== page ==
In the previous post, we took a brief overview of how signs are made using waterjet cutting. In this post, we’ll take a look at four different ways you can make a sign out of a logo.
Below is an example logo for “thegymnasium”.
The original logo to be turned into a sign
Below you will see renderings of two variations with the logo as positive space, and two variations with the logo as negative space.
A rendering of the sign with the logo as negative space. Note that the centers of the letters “e”, “g” and “a” are disconnected parts and must be mounted separately.
A sign with the logo as negative space. In this design, the centers of the letters “e’, “g” and “a” have been bridged making mounting and alignment easier, but producing a logo that is less faithful to the original.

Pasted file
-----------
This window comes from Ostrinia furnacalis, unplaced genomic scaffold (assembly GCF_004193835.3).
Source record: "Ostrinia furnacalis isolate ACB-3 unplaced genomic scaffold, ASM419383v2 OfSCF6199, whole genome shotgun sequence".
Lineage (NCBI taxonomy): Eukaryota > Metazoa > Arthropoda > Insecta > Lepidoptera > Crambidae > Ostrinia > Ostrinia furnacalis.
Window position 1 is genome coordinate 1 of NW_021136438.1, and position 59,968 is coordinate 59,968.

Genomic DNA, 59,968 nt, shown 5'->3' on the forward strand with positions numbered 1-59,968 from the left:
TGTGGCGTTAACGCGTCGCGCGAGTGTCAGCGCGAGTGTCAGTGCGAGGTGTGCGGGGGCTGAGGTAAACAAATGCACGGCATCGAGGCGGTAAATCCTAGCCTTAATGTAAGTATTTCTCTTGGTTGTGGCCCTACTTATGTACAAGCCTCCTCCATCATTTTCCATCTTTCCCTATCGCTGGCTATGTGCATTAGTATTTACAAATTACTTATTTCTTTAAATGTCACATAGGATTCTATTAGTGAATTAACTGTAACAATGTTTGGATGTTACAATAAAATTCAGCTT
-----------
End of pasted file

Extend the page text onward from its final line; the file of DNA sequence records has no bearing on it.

The logo with the letters as positive space in the sign. In this variation, the letters have been bridged with a baseline. Note also the bridge connecting the dot above the “i”. Since it is one piece, it is relatively easy to install.
The logo as a sign in positive space with separate pieces for each letter. This would be the most accurate rendition of the logo when installed on a wall or other background of contrasting color. However, it is the most difficult configuration to install, as each letter must be aligned and mounted separately.